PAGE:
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I have a scenario where a row in a table can be obtained by using either primary key or another column which is indexed:

SELECT * FROM table_name WHERE primary_key = ?

vs.

SELECT * FROM table_name WHERE another_column = ?

another_column has unique values and has index created on it.

I am using Postgres, and on doing explain analyze on both SELECTs, they resulted in almost same execution time.

So, my question is, generally, is the performance for both the queries same or is one query better than the other? And why?

2 Answers 2

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In PostgreSQL there is no difference between a primary key index and other indexes, so that does not surprise me.

The only slight difference could be caused by the size of the indexed data (wider values cause deeper indexes, so more blocks have to be traversed) or the speed of the comparison function. In most real world cases, the difference will be hard to measure.

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I would say that a UNIQUE index is comparable to a PK index. The difference between the two depends on how the dbms handles NULL values. PostgreSQL allows multiple NULL values in a unique index (https://www.postgresql.org/docs/current/ddl-constraints.html#DDL-CONSTRAINTS-UNIQUE-CONSTRAINTS) while other dbms do not. In most dbms, a PK constraint is implemented with a NOT NULL constraint and UNIQUE index combination.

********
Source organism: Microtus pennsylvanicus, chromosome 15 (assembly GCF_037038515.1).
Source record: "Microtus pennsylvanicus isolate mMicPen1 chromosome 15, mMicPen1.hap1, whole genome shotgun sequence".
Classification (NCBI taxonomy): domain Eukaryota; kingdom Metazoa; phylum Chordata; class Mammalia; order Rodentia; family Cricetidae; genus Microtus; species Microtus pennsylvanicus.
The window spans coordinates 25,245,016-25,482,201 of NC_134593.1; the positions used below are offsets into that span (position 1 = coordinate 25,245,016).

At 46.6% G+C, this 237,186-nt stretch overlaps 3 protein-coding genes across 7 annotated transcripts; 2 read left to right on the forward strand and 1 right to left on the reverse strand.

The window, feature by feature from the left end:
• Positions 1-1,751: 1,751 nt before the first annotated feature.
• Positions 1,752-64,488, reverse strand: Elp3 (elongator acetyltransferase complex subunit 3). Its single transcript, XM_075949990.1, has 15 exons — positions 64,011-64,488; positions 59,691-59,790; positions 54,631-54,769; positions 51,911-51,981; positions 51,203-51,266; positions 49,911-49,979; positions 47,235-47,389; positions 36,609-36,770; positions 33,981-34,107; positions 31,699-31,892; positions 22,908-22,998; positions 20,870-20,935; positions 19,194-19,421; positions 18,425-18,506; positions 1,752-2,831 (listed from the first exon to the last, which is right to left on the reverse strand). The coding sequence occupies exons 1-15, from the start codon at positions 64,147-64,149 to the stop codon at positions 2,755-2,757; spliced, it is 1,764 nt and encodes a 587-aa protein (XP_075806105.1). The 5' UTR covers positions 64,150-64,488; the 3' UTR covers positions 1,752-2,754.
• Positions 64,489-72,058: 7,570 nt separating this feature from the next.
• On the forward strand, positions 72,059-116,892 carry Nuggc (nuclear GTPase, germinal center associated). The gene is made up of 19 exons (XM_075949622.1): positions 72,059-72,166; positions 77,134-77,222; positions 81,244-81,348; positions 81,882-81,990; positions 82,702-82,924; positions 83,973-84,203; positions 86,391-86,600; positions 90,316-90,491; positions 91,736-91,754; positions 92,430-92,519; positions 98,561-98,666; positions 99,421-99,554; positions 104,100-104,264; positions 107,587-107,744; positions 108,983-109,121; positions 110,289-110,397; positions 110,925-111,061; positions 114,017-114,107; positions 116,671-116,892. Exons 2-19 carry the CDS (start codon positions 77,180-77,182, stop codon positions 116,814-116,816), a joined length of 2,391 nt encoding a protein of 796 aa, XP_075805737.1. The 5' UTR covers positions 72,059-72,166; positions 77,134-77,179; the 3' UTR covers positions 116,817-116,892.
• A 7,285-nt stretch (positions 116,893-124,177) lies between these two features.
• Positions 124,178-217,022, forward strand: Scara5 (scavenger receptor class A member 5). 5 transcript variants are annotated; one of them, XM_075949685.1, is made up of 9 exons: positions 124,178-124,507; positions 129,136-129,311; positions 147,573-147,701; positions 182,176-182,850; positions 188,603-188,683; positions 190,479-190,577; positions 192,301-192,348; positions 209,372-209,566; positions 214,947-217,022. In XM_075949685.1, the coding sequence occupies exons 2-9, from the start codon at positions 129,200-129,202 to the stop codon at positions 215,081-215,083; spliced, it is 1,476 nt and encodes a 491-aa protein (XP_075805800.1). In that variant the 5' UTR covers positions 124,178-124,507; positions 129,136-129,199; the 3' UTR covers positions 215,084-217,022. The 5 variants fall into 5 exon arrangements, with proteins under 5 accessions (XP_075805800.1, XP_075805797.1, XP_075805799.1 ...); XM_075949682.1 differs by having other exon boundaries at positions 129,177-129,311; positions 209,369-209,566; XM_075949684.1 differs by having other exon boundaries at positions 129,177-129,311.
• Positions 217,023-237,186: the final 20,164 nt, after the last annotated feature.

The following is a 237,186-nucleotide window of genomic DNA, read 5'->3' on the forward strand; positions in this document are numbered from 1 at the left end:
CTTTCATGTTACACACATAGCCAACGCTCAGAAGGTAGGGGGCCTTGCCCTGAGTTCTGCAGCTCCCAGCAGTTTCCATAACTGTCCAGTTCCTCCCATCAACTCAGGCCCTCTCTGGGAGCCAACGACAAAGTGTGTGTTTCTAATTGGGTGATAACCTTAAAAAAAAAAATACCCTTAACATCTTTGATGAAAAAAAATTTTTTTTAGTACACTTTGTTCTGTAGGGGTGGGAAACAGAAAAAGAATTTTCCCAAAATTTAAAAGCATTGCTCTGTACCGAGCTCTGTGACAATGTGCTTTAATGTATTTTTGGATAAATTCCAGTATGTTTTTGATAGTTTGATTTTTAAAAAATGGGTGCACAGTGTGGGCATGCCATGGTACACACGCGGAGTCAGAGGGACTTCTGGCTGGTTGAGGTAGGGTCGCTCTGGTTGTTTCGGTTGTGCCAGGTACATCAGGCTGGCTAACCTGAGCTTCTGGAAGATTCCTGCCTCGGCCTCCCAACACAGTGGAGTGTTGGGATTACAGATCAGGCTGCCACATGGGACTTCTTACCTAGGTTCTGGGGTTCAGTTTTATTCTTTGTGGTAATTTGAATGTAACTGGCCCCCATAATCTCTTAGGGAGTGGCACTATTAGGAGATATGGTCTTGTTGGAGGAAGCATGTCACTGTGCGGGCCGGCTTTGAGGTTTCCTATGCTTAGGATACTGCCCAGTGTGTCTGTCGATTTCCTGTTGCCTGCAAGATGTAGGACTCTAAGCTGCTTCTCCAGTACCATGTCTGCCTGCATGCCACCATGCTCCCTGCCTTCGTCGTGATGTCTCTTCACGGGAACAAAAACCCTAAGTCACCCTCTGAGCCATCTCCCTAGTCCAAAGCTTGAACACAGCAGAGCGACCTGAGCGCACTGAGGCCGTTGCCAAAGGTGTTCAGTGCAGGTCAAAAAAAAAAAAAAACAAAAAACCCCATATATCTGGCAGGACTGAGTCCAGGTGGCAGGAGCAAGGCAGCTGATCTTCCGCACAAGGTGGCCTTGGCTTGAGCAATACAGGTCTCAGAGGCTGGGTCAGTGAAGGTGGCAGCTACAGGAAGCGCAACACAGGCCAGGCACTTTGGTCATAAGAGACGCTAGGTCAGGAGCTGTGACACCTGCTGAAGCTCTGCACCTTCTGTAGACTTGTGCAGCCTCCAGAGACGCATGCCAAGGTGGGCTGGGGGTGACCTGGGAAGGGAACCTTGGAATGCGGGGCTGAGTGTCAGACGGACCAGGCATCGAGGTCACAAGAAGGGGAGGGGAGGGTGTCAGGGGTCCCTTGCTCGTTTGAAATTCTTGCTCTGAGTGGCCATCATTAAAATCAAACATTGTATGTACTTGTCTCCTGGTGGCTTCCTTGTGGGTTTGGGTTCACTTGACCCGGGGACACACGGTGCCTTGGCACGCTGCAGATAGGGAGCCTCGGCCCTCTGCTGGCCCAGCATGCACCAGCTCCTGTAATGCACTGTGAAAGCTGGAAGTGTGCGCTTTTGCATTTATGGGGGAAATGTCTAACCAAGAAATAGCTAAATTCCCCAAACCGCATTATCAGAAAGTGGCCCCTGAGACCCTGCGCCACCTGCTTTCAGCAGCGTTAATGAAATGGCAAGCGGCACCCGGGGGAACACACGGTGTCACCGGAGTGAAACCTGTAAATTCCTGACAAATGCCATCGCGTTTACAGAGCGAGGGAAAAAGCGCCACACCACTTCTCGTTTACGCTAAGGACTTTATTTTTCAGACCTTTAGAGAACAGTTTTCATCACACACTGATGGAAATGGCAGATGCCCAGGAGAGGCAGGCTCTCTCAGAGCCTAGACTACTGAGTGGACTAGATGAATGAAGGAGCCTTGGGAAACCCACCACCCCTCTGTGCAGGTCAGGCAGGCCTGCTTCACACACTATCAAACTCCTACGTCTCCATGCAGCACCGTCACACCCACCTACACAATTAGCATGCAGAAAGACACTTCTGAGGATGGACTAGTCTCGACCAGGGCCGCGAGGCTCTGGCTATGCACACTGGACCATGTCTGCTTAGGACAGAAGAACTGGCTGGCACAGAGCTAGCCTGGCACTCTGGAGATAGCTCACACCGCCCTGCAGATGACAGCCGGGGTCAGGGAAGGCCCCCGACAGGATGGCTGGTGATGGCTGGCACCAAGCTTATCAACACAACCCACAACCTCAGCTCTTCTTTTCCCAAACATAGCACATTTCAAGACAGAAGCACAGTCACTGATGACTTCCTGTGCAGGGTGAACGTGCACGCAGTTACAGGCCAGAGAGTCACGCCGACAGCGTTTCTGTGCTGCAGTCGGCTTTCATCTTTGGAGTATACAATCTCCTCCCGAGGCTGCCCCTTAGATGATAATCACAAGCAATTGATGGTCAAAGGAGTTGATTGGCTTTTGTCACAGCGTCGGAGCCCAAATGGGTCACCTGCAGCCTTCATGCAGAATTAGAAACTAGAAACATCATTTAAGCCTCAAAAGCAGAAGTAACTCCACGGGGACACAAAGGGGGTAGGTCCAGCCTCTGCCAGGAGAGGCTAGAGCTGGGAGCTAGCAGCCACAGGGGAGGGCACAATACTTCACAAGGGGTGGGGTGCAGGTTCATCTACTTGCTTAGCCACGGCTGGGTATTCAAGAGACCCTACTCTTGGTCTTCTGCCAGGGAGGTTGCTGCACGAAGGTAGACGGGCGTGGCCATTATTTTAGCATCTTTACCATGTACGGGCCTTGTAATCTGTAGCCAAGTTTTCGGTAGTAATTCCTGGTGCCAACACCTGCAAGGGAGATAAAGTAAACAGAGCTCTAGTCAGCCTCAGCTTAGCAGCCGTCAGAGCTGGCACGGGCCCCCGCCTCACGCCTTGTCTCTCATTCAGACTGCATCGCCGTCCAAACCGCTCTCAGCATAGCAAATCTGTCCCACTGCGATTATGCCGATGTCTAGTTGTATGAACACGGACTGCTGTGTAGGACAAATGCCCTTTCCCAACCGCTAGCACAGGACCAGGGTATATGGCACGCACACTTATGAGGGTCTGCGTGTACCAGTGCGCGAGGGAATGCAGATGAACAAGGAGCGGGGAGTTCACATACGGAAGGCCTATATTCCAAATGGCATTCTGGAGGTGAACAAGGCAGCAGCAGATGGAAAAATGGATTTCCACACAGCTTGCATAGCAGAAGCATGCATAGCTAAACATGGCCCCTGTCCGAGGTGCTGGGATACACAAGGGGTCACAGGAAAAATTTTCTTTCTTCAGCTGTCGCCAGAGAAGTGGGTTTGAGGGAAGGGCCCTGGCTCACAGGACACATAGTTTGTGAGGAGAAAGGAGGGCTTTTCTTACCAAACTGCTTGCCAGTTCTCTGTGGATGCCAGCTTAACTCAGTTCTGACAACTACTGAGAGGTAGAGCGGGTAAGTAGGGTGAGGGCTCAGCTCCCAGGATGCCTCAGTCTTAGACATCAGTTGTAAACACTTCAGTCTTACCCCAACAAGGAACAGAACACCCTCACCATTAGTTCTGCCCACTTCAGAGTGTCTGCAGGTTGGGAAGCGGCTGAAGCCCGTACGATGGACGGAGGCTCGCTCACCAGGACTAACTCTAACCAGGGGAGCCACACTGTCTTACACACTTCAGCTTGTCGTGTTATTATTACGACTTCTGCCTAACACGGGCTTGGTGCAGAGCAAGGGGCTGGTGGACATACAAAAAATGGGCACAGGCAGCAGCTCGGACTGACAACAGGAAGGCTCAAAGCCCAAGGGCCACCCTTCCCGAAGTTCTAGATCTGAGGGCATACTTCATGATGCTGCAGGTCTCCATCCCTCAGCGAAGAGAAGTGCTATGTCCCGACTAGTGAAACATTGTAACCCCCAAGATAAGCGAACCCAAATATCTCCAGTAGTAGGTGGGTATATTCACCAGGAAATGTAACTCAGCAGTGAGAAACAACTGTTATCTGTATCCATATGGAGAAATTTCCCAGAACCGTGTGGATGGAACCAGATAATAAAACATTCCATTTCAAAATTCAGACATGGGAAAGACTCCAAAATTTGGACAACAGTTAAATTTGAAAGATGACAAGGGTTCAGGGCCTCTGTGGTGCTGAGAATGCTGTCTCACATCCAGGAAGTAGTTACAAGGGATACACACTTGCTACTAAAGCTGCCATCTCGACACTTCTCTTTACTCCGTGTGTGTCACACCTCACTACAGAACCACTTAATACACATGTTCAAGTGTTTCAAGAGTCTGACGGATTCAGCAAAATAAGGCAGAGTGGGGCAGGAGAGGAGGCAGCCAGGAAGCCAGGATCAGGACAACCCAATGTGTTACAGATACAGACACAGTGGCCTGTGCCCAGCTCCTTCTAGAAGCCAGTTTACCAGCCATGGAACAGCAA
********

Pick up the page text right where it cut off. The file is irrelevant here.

Non-unique indexes may exhibit different performance. For example, the cardinality of the data would be a major factor. Consider an index on a Boolean column. Assuming randomly distributed data, 50% of the rows would have the same value. An index on that column would be used differently by the query planner than a unique index. Function based indexes is another area where I would expect different performance.

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